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Employee Leaving to care for a Parent

As an employer when does the employees obligation to us end? We are a small business that has an employee that has left on leave to care for her mother. She was out for a week and used up all vacation time and then provided us with a note via a text picture saying she needed to care for her ill mother. She was to return to work today. She now text us saying she has been overwhelmed and stressed and will be out another 2-3 weeks. She has not provided us an actual original Dr. note other than a text message. She has not communicated with our office other than a few random text messages. We have repeatedly asked for her to come in to talk about her leave and she has not come in. She continues to go to school while she is caring for her mother but has not made the time to come in to the office that is down the street from her school. She is the only full time employee in that department. We need to do something to keep it moving our business is now at stake. At what point has she abandoned her employment? What should we do?

An employer not bound by federal or state leave laws is able to adopt a personal leave policy of its choosing. The federal Family and Medical Leave Act (FMLA) and most state leave regulations cover employers with at least fifty employees. Thus, as a small business, it is up to you to determine when the employee’s entitlement to employment ceases.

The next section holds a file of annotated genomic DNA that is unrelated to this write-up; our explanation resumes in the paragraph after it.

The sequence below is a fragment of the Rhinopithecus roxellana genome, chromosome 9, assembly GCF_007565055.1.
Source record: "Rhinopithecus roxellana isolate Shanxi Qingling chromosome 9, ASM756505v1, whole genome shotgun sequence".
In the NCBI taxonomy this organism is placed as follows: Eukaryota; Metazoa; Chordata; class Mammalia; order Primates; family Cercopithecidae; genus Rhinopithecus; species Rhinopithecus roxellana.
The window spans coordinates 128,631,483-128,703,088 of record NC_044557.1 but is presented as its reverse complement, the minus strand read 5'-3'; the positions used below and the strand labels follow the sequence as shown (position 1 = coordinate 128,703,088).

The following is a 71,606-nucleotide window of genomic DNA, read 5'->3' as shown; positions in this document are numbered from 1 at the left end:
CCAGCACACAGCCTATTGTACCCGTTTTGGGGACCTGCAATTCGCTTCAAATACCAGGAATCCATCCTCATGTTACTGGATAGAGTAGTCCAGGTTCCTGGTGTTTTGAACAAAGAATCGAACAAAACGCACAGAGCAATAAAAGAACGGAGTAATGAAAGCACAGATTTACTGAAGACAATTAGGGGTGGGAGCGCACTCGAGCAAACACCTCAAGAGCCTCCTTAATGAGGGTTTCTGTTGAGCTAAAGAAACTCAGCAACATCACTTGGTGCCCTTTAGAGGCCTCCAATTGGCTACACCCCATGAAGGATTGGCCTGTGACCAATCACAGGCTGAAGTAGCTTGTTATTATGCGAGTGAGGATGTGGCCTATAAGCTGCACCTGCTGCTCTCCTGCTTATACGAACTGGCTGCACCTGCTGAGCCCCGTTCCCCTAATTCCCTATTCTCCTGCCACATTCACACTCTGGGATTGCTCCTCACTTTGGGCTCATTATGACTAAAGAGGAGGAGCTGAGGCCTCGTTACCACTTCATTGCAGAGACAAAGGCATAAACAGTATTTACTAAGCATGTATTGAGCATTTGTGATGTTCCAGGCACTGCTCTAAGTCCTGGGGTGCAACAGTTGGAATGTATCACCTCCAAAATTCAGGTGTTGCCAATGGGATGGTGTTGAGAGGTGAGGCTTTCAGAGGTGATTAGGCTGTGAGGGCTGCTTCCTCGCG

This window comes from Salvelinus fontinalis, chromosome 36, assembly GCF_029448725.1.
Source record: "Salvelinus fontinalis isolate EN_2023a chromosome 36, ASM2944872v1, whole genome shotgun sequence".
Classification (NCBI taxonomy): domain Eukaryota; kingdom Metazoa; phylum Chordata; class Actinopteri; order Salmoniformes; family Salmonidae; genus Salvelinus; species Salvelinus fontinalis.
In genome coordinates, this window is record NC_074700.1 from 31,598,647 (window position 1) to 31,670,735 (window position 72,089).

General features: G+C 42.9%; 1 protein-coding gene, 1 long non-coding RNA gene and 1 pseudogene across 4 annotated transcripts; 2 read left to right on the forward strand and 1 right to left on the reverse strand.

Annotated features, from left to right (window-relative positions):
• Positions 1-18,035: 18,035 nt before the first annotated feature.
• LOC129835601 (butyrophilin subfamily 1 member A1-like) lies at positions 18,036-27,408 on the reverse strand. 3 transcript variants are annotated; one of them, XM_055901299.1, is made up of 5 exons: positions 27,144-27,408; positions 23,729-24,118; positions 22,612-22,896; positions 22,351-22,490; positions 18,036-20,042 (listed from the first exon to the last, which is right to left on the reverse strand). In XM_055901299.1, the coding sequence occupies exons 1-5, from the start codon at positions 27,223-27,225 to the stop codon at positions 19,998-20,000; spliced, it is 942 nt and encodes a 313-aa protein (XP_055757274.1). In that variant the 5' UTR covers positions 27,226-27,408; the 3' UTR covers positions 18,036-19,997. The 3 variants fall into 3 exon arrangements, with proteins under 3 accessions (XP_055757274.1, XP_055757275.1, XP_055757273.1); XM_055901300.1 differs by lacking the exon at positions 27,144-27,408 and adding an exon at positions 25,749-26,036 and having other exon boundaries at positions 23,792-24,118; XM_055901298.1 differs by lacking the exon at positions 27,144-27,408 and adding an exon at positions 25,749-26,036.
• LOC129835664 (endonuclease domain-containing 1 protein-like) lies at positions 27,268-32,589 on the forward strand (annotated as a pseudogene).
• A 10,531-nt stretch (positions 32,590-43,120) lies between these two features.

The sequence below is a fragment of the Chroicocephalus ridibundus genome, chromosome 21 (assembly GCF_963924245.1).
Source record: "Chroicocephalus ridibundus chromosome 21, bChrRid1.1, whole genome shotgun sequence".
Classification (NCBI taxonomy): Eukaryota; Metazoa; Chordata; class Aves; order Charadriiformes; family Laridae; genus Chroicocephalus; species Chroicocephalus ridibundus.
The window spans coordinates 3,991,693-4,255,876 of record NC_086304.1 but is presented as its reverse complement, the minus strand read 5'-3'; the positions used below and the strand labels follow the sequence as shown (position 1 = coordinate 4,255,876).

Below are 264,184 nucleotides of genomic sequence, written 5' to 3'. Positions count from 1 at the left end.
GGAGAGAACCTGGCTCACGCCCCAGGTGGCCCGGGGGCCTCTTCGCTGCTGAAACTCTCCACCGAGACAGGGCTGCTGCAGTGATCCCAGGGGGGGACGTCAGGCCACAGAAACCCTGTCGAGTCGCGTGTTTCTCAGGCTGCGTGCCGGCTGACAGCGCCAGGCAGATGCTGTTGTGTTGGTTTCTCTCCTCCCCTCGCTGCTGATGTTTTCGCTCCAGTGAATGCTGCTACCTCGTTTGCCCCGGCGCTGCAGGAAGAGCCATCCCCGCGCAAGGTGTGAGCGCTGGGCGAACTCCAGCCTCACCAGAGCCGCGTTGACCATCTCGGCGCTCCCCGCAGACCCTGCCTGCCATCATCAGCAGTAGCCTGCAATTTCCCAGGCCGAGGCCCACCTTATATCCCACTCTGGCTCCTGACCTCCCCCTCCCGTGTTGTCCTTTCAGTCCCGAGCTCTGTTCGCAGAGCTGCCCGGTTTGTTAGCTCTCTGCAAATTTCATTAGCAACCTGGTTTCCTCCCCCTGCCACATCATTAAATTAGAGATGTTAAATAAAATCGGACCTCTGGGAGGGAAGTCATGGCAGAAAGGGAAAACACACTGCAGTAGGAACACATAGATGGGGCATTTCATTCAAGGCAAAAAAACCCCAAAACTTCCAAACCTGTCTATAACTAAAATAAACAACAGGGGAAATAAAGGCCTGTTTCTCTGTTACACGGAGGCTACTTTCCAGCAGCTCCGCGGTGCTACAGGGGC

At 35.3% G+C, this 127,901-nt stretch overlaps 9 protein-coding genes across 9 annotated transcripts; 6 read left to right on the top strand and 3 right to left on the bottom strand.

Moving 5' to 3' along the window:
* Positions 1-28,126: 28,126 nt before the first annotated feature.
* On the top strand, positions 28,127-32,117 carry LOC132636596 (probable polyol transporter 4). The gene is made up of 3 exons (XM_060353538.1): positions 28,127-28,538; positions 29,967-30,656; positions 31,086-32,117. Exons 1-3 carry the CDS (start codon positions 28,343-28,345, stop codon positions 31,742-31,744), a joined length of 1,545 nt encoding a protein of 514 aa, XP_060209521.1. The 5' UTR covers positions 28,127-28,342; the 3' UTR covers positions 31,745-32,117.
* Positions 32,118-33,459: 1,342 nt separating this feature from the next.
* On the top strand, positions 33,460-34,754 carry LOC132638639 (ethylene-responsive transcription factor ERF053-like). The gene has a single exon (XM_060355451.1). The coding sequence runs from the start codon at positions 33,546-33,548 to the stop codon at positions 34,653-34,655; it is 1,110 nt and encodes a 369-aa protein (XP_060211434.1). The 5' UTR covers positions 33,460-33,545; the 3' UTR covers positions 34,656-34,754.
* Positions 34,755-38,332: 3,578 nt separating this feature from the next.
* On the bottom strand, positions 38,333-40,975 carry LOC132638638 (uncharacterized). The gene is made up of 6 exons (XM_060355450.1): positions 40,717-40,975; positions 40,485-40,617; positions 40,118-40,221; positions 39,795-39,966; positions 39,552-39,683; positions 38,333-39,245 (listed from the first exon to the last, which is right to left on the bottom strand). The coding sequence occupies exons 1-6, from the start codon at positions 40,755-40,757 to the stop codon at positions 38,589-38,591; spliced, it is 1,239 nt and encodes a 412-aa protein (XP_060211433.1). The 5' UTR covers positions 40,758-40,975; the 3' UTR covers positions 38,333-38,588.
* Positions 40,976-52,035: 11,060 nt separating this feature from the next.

It seems like you have been more than accommodating to this employee. Consider how similarly situated employees have been treated in the past. Since it appears a leave of absence policy doesn’t exist, it’s important to treat this employee in the same manner as other employees have been treated with similar situations. If there is no applicable past practice, termination may be warranted.

It’s advisable to send the employee a certified letter informing her that she must contact you by a specific date to discuss her leave or her employment will be terminated for job abandonment. Feel free to include a statement regarding the numerous attempts made to communicate with her and the amount of leave time she’s already taken. If the employee contacts you as requested set a definitive date on which she must return to work or be terminated.

Remember to document all communication with the employee.

Going forward, consider adopting a leave of absence policy. Even a small employer will benefit from having a clear policy fairly applied to all employees. In the policy include eligibility guidelines, leave duration, request procedures, required documentation, and how other benefits such as paid time off or health insurance will be affected while on leave.

This entry was posted on Wednesday, October 8th, 2014 at 7:45 pm and is filed under
Attendance Management, Benefits, Human Resources Management.
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